Fundies and the Super Bowl

This is a hard read. It’s harder not just because of the tragedy of a husband and father’s brain disease, but because this story, and many others like it, will be in the back of my mind as I watch the Super Bowl. I love football, and, as my 16 month old son begs to watch highlights and throw the ball with me after work, I doubt very seriously if that will ever change. It’s “in the blood.” But football, like everything else, was made for people, and not people for football. CTE’s destruction of its victims is a testimony to the reversal of that equation. Football is for people, not people for football, and people come first, because if football comes before people, you’ll run out of both.

I’m seeing some people respond to these stories by remarking how they aren’t able to watch football anymore. Others have wondered aloud whether it’s even moral to watch football in CTE’s shadow. They struggle to reconcile the risk and the disease with enjoyment. How can you enjoy it anymore? Doesn’t every play, every tackle, and every down just scream reminders of Rob Kelly and Junior Seau?

I guess I live inside this tension a little more ably than others  because I’ve practiced it on a lot more. Here’s an example: Growing up, the Super Bowl parties that I attended would change the channel during halftime and most commercial breaks. This was the most valuable advertising space in the world, and when corporations need something to seize a golden moment, they reach for sex. Whether crude jokes or scantily clad subjects, the content of the Super Bowl around the game itself was not fit for most living rooms I sat in. I’m very used to watching something with enjoyment loosely held. I’m very used to having my hand near the remote control. Some might suggest that kind of life isn’t worth living. Just give up the Super Bowl, or else give up my puritanism. But the awkward tension feels like home to me.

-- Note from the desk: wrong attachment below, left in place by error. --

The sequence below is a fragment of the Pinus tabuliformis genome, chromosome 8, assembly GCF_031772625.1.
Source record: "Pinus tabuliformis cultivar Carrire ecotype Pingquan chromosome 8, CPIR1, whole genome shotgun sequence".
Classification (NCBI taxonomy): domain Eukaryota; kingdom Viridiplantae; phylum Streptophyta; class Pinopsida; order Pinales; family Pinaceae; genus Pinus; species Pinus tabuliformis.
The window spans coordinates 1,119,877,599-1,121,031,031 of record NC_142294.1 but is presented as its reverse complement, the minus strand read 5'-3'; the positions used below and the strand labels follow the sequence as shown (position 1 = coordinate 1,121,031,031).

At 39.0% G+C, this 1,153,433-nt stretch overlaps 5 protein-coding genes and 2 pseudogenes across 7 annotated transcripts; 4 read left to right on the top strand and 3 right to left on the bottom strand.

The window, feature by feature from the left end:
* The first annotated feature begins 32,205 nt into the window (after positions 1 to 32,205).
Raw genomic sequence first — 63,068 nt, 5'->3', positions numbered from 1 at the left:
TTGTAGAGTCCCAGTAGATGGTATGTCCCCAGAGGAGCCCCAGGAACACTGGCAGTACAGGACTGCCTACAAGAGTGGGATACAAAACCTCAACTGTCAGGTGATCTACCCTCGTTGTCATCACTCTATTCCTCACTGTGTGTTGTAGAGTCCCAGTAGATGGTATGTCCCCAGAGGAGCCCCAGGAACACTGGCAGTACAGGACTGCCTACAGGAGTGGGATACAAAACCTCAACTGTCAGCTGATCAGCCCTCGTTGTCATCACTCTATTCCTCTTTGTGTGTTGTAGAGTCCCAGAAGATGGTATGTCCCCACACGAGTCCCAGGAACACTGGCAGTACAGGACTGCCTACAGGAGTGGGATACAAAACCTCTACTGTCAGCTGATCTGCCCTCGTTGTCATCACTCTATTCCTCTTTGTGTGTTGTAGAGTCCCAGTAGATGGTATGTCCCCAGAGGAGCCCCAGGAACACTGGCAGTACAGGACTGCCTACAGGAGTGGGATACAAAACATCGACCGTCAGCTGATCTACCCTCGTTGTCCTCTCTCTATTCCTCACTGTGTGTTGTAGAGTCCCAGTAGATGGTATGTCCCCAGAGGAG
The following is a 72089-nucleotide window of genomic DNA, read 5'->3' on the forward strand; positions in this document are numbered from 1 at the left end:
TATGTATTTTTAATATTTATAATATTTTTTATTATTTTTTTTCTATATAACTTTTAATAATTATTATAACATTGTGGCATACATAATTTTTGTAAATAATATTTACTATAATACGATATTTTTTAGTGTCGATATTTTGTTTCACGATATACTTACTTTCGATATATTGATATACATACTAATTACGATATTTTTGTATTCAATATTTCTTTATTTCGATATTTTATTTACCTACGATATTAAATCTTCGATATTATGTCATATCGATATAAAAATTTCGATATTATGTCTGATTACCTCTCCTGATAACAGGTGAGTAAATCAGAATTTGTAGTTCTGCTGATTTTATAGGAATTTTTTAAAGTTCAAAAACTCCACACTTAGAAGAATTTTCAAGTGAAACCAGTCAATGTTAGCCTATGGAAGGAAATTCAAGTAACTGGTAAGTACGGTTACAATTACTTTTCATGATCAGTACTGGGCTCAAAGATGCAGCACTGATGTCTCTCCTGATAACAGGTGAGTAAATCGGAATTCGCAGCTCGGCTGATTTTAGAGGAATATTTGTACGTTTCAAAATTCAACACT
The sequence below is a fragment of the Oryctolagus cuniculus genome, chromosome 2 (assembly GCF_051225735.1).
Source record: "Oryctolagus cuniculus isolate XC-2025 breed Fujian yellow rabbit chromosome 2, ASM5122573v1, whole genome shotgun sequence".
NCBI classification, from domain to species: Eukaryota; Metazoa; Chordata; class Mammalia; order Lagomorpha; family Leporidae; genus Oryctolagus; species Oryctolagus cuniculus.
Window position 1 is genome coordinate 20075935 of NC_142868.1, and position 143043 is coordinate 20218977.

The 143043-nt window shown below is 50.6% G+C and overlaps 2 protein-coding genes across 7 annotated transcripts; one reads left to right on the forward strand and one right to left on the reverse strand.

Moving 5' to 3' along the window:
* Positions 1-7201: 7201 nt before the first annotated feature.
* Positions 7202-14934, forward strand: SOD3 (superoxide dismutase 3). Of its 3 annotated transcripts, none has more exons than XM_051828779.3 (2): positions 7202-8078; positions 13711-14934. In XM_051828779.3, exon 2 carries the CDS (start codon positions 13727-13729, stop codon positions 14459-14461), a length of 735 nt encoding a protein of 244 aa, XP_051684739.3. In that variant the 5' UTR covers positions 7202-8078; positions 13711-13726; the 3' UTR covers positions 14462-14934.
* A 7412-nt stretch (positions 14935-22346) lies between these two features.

I’m wondering if perhaps “fundies” have advantage in our emerging justice culture that others don’t have. Fundies grew up knowing that what they watched and where they went had moral importance. Fundies understand from an early age that entertainment is never just entertainment, and that mindlessly consuming anything is probably mindlessly consuming something bad. Fundies are well acquainted with putting moral demands on the world around them. They are usually scorned viciously for it. But doesn’t it feel like the fundies were ahead of the curve? I mean, when you live in a post-CTE, post-Weinstein, post-Nassar, post-Woody Allen era, might not the fundies have a lesson to teach about what life is like when you realize you can’t think deeply and enjoy heedlessly at the same time?

Those who grew up in conservative evangelicalism often joke with one another about what their families didn’t allow them to watch/say/do. Yes, there are silly stories to tell, and yes, we didn’t always get it right. But I admit: Watching secular friends agonize over the moral implications of the NFL and Miramax pictures does bring back some nostalgia, as well as some gratitude for being introduced early to the idea that things matter. So I’ll watch the Super Bowl, hand near the remote and eyes watching the players, silently praying for no head trauma and no husbands who forget their wives. I can live in that discomfort. I have for a long time.

Author: Samuel D. James

Believer, husband, father, acquisitions editor, writer.

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